Review of Used Honda Jazz
The Jazz is Honda’s smallest model to be sold in Australia. Launched here in October 2002, the newest Jazz was introduced in 2014. It got quite a lot of old cars traded, so there might be some bargains when dealers work. to transfer transactions from their yards.
To reduce prices, Jazz is produced in Thailand. We visited Honda’s factory in Thailand and were able to demonstrate Honda’s emphasis on quality control.
Honda Jazz has a high hood to maximize interior space in a relatively small body
The handling of the small Honda is good if the road is smooth, but it can bounce on a strong impact. On the right surfaces, the Jazz is easy to turn around, is fun to change directions in corners and is generally well set up for everyday driving. Enthusiastic drivers may find it a bit inaccurate to drive.
Honda Jazz has a high roofline to maximize interior space in a relatively small body. It can accommodate up to four adults without affecting too much legroom. In Australia it’s likely to carry one or two people, but we talked to families with young children, they said the Jazz met their needs and was more impressed with the car.
Jazz has one of the best folding rear seat designs out there
There is a fairly easy entrance to the rear seats, but some might find the rear doors open a little tight in the original 2002 model. The units sold from the new August 2008 model were much better.
Jazz, actually many Hondas, has one of the best folding rear seat designs of them. Seats slide back and forward to allow you to juggle between people and / or luggage. Better yet, it can be folded neatly in seconds to create a huge luggage area. The backrest of the front passenger seat can be reclined all the way down so you can carry your long items from the dashboard to the rear window.
August 2008 saw the release of the second generation Jazz. It retains the same general styling theme as the first generation, but overall is larger and sits on a longer wheelbase. The result is significantly more interior space, especially in the rear area of the cabin. Boot space is increased and the 60/40 split rear seats can be folded flat without having to slide the front seats forward a few notches as in the original model.
At the same time, the bodywork is stiffer to improve the ingress of the NVH (Noise, Vibration, and Severance) into the cabin.
The Honda Jazz comes with a 1.3- or 1.5-liter four-cylinder engine. Although the engine dimensions remained the same for the Second Generation Jazz, they were a whole new design. Power and torque are both increased, but fuel consumption and emissions are reduced. The torque diagram has been stretched to make more hum at the end of the rpm range.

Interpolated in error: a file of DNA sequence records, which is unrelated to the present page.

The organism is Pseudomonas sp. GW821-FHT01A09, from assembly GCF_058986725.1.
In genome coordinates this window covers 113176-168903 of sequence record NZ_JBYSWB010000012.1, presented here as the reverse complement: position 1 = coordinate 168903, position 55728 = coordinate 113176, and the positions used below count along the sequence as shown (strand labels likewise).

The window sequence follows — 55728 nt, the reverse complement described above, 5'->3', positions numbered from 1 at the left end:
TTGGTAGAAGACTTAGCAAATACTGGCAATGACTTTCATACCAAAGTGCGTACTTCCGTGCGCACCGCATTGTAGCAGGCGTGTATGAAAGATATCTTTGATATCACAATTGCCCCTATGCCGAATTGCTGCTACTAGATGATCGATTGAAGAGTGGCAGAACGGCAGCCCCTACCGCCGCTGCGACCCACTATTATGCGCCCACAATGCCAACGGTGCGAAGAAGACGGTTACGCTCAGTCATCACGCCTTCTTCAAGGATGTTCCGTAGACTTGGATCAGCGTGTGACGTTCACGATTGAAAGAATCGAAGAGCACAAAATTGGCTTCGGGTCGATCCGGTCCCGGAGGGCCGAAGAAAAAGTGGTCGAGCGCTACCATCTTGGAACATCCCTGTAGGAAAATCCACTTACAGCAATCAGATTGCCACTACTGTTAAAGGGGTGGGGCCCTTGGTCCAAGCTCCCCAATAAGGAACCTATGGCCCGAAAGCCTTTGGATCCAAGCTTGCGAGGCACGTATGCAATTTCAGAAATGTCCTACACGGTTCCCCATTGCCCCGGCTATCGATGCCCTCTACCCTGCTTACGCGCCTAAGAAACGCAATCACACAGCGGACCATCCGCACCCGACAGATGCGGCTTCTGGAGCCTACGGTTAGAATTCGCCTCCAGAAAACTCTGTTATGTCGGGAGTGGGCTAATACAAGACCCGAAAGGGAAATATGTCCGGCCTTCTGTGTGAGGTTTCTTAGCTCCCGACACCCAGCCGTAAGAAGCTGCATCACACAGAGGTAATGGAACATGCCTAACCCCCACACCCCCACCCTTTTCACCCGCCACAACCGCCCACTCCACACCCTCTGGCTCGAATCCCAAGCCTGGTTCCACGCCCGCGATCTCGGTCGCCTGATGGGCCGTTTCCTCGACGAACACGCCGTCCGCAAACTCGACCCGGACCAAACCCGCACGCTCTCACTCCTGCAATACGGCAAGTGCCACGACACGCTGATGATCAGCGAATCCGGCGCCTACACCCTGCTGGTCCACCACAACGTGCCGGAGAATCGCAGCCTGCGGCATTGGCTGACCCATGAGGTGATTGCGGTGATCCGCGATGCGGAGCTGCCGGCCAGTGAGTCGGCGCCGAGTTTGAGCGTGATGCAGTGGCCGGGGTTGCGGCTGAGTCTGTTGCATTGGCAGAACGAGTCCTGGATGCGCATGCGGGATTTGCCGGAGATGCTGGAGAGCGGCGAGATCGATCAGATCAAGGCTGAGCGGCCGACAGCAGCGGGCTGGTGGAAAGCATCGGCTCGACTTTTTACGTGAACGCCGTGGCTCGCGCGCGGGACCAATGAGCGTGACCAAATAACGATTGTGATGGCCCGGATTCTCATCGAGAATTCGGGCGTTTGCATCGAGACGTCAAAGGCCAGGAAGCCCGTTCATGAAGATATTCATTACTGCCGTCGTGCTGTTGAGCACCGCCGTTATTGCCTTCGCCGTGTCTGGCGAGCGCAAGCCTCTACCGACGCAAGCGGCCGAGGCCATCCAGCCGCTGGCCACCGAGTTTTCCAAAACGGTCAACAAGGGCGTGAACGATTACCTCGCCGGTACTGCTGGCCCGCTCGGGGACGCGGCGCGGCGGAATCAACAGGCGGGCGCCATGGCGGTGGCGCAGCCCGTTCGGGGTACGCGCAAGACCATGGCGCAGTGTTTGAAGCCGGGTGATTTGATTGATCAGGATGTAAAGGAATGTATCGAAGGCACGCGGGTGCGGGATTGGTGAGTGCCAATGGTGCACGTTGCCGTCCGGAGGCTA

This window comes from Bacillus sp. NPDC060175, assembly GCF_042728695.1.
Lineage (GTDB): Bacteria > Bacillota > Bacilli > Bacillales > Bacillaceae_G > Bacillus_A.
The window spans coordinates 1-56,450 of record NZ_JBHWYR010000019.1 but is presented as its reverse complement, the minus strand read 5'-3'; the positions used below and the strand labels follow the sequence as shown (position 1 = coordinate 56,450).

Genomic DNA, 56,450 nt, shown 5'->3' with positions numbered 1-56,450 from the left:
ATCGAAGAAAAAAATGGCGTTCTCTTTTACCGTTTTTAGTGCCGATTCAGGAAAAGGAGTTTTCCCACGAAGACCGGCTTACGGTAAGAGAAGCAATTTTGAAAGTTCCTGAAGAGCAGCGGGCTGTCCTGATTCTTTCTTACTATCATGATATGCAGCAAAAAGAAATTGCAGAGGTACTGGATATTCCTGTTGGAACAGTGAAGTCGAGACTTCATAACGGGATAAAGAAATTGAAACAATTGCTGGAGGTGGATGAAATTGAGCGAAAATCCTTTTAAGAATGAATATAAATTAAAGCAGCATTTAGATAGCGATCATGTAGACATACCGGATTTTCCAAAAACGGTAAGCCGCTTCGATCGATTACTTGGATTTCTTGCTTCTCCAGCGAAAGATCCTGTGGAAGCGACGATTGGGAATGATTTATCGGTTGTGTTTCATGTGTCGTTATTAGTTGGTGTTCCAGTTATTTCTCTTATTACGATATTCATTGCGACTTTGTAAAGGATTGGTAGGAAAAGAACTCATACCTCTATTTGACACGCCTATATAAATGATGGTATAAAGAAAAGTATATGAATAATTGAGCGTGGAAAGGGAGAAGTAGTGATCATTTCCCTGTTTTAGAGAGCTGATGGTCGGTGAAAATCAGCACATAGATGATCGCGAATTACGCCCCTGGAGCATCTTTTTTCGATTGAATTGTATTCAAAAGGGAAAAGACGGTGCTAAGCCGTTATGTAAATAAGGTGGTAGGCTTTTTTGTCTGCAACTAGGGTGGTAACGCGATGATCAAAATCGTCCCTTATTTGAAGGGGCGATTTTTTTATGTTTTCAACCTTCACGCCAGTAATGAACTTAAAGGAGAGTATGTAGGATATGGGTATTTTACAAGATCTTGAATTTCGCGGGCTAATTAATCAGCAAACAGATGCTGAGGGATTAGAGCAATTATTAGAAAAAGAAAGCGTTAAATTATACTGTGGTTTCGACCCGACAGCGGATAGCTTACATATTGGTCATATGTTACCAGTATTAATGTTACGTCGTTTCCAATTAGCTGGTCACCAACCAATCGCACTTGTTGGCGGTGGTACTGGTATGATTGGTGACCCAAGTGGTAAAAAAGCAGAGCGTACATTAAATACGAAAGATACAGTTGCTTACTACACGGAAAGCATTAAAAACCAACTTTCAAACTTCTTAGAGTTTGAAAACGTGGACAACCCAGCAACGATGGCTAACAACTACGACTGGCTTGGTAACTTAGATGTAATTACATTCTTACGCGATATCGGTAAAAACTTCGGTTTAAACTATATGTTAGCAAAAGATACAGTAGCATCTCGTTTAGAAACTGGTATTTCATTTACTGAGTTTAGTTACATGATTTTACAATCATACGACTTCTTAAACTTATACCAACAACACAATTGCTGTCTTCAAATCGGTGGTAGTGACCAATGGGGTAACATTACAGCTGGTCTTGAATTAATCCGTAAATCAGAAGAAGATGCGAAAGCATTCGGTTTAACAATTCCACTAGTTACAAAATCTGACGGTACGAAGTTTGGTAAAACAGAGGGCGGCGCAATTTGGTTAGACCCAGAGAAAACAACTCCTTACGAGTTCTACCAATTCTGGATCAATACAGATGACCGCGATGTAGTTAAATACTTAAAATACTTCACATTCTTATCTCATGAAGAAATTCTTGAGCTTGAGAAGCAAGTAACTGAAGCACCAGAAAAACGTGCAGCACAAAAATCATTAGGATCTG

The Jazz gen-one has a continuously variable transmission (CVT). The 1.5 CVT comes with a sport mode that offers seven preset gear ratios, which are controlled via the steering wheel paddles. The 1.3-liter engine is completely automatic.
Controversially, Honda’s decision to go back to the conventional automatic transmission on the Jazz gen-hai, saying that some drivers dislike the CVT’s traits.
Although Jazz is easy enough for amateur mechanics, there are some cases where crowding under the bonnet is inevitable in a vehicle of this size. Keep a seminar manual by your side and don’t try any safety-related work unless you are qualified to do so.
If you want a Honda Jazz with a larger trunk, you can go with the Honda City
Honda Australia dealership system is widespread in densely populated areas, but not all are established in remote areas. We’ve rarely heard of any real complexity with keeping spare parts, but if you’re worried about this, it might be smart to ask local questions before getting too in love with either of the models. This cute little one. The prices of Hondas parts are more reasonable today than they used to be.
Insurance costs for the Honda Jazz are generally average for the sector. There doesn’t seem to be any real difference between companies in terms of premiums. However, it is always wise to take the time to shop for the best prices.
If you want a Honda Jazz with a larger trunk, you can choose Honda City, Jazz with the rear four-door sedan.
What are you looking for
Check that the engine starts up easily and responds quickly and positively to the gas, even in completely cold weather.
A continuously variable transmission will respond quickly to changes in throttle position and road conditions. Since the CVT gearbox sounds and feels different from a regular automatic, get an expert to drive it if you are not confident that it works correctly.
Make sure the brake stops without being pulled to the side and that no wheels are locked while the other wheels are spinning.